Revamp for 21st Century Media

Recently, administrators in the journalism department announced the restructuring of the Newswriting I course, lessening the focus on the print medium and broadening the scope of the course to encompass broadcast.

This change is definitely a step in the right direction, as many students within the program have aspirations in television and radio and have long expressed their need for an expansion on the broadcast disciplines. In many ways, the administrators are hoping to create students who are capable of any task needed in their work place, the kind of journalist who can be prepared to jump from one medium to another in order to survive in the competitive nature of the media world after they graduate.

The danger lies in ignoring the progression of the Internet as a news medium. Beyond blogging, the Internet has developed significantly with online news and magazines. There is also broadcasting through Podcasts, which are like radio programs, and Video Podcasts, which are akin to television journalism. These evolutions in the medium reflect the mobile and speedy information people crave.

Many Web internships available to undergrads ask that the candidate know the workings of InDesign and Photoshop, two programs covered in the Fundamentals of Media Graphics course in the curriculum.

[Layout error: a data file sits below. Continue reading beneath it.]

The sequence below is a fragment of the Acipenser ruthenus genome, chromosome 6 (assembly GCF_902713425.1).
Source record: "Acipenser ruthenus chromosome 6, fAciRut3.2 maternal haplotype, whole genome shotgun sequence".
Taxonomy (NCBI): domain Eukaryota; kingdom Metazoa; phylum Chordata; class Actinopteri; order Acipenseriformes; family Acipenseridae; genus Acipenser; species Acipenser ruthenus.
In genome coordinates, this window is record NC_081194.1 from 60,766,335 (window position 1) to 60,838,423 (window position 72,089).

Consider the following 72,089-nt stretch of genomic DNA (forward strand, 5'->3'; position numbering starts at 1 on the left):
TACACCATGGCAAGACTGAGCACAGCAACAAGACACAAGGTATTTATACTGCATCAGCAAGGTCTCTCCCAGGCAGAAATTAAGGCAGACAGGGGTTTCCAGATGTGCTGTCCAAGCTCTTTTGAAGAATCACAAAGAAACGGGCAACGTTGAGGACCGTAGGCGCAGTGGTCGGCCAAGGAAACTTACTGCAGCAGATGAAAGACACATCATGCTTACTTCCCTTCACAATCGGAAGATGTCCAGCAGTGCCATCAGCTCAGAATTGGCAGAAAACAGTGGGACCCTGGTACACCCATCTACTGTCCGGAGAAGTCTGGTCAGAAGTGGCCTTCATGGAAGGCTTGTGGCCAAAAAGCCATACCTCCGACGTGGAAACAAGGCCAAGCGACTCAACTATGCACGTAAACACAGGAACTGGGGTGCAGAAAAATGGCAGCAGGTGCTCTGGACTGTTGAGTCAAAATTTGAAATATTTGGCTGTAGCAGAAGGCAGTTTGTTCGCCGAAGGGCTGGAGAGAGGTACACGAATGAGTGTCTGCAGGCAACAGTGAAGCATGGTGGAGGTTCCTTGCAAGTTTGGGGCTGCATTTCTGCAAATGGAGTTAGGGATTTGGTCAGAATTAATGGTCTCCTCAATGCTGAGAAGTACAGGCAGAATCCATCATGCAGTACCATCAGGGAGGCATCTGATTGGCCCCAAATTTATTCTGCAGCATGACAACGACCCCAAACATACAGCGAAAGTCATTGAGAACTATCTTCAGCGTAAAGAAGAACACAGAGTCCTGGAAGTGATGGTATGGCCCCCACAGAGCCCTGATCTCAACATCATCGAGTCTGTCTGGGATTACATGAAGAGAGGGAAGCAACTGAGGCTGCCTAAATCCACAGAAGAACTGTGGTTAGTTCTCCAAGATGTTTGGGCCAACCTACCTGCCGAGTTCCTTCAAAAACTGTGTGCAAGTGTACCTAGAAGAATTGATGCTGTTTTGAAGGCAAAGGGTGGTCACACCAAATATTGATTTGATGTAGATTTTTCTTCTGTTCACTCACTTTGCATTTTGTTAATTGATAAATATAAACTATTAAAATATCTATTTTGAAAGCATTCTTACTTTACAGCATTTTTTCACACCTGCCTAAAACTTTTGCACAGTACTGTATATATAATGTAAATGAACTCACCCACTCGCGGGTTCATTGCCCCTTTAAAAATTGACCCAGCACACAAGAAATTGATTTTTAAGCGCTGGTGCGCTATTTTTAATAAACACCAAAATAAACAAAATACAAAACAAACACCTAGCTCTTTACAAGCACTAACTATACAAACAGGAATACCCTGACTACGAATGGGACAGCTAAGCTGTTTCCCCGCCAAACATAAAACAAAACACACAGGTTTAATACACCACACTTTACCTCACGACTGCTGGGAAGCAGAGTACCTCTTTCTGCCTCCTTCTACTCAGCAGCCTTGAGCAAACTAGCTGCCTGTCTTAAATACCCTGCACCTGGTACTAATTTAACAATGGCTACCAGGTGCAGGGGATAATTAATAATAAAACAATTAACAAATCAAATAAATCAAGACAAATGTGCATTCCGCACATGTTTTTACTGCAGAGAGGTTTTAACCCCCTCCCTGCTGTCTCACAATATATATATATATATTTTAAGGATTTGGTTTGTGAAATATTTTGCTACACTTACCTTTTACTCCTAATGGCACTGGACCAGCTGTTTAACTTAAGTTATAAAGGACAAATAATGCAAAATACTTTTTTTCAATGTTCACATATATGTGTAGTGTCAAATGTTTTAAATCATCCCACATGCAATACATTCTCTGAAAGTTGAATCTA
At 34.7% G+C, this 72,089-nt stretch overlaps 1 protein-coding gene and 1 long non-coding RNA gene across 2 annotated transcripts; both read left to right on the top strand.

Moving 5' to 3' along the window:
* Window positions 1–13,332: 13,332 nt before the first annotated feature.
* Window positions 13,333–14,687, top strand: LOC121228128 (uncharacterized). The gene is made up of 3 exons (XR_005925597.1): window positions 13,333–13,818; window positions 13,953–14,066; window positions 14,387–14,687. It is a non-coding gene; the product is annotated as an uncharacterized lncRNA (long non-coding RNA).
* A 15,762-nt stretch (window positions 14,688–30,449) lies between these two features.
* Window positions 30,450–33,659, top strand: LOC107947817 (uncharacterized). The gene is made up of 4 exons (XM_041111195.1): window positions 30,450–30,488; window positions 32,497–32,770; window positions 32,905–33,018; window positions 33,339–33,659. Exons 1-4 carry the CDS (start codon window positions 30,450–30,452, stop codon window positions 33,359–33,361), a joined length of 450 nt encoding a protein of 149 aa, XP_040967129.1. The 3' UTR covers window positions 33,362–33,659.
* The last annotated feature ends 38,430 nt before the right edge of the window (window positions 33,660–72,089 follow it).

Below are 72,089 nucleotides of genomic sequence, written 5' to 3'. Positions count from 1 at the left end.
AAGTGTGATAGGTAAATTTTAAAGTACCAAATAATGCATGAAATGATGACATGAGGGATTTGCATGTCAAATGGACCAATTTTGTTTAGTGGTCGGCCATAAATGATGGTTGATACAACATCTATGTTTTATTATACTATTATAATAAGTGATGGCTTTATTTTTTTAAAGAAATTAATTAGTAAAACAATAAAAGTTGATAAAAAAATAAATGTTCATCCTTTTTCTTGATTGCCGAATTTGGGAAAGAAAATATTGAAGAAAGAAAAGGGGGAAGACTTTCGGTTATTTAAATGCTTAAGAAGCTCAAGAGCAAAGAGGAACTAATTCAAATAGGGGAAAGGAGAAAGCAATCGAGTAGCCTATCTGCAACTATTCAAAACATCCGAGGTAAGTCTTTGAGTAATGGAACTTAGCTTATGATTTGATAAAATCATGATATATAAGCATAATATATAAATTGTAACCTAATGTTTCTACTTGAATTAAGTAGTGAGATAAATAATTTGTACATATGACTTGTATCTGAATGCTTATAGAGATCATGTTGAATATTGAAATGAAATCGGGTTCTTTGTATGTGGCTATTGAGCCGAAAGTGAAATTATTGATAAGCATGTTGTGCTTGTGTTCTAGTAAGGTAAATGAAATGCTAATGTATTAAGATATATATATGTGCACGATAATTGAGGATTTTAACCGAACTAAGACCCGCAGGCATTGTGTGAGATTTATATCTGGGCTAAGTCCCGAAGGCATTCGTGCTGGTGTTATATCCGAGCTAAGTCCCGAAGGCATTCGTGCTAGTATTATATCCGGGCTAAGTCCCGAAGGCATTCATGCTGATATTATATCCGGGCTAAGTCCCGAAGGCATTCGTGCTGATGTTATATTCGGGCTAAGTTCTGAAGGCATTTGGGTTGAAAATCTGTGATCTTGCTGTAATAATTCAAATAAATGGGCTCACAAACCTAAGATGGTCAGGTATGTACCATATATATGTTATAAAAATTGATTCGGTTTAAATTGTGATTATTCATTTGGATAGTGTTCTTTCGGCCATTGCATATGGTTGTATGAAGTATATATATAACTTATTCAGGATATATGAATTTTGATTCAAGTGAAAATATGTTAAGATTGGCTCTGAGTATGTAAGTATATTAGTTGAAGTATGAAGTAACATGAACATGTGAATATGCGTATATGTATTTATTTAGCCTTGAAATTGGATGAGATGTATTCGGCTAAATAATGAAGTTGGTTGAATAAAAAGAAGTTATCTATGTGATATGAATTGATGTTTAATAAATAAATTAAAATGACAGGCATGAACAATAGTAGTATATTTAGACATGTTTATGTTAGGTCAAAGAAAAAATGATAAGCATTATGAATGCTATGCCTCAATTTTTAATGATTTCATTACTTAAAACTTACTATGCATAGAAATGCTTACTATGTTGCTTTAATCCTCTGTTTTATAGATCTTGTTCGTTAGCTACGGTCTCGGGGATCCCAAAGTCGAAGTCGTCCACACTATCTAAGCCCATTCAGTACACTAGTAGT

However, many of the internships also ask that the candidate know basic HyperText Markup Language (HTML) skills and Cascading Style Sheets (CSS) for Web programming. A course incorporated into the curriculum to teach the basics of Web design, similar to the Fundamentals of Media Graphics, would help many students in obtaining jobs within the Web industry, even allowing them to create their own niche in that industry.

While the program is certainly making strides by introducing this new angle of teaching the course, it would be great if there were supplementary courses to support this change. In addition, the program can also make strides in incorporating more Web-related training to prepare the students for the future of the industry. Perhaps then the program will create the many-media capable journalists they are setting out to with this revamp.